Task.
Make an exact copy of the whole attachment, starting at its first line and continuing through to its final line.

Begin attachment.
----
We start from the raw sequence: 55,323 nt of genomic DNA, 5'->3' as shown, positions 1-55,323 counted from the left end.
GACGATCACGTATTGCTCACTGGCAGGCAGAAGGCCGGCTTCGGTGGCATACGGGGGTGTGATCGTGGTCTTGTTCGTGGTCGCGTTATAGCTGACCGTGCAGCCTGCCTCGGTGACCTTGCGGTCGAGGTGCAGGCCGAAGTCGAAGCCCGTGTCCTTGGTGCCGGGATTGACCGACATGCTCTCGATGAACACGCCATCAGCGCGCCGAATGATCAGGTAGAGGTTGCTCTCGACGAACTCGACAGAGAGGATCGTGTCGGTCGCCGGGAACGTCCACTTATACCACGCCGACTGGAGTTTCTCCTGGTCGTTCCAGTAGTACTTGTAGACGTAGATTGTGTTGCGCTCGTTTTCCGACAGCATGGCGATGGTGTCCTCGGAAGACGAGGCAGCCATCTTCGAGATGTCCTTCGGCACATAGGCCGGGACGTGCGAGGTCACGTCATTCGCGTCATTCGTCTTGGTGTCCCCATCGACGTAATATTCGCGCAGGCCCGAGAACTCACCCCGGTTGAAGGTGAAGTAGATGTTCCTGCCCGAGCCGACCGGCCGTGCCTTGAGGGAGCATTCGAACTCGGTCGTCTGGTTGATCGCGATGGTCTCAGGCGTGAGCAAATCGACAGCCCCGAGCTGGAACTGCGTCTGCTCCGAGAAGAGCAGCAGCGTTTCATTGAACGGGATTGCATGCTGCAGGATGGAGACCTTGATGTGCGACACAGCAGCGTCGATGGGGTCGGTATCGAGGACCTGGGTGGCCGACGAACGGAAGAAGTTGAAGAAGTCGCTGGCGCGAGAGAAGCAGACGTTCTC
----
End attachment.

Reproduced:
We start from the raw sequence: 55,323 nt of genomic DNA, 5'->3' as shown, positions 1-55,323 counted from the left end.
GACGATCACGTATTGCTCACTGGCAGGCAGAAGGCCGGCTTCGGTGGCATACGGGGGTGTGATCGTGGTCTTGTTCGTGGTCGCGTTATAGCTGACCGTGCAGCCTGCCTCGGTGACCTTGCGGTCGAGGTGCAGGCCGAAGTCGAAGCCCGTGTCCTTGGTGCCGGGATTGACCGACATGCTCTCGATGAACACGCCATCAGCGCGCCGAATGATCAGGTAGAGGTTGCTCTCGACGAACTCGACAGAGAGGATCGTGTCGGTCGCCGGGAACGTCCACTTATACCACGCCGACTGGAGTTTCTCCTGGTCGTTCCAGTAGTACTTGTAGACGTAGATTGTGTTGCGCTCGTTTTCCGACAGCATGGCGATGGTGTCCTCGGAAGACGAGGCAGCCATCTTCGAGATGTCCTTCGGCACATAGGCCGGGACGTGCGAGGTCACGTCATTCGCGTCATTCGTCTTGGTGTCCCCATCGACGTAATATTCGCGCAGGCCCGAGAACTCACCCCGGTTGAAGGTGAAGTAGATGTTCCTGCCCGAGCCGACCGGCCGTGCCTTGAGGGAGCATTCGAACTCGGTCGTCTGGTTGATCGCGATGGTCTCAGGCGTGAGCAAATCGACAGCCCCGAGCTGGAACTGCGTCTGCTCCGAGAAGAGCAGCAGCGTTTCATTGAACGGGATTGCATGCTGCAGGATGGAGACCTTGATGTGCGACACAGCAGCGTCGATGGGGTCGGTATCGAGGACCTGGGTGGCCGACGAACGGAAGAAGTTGAAGAAGTCGCTGGCGCGAGAGAAGCAGACGTTCTC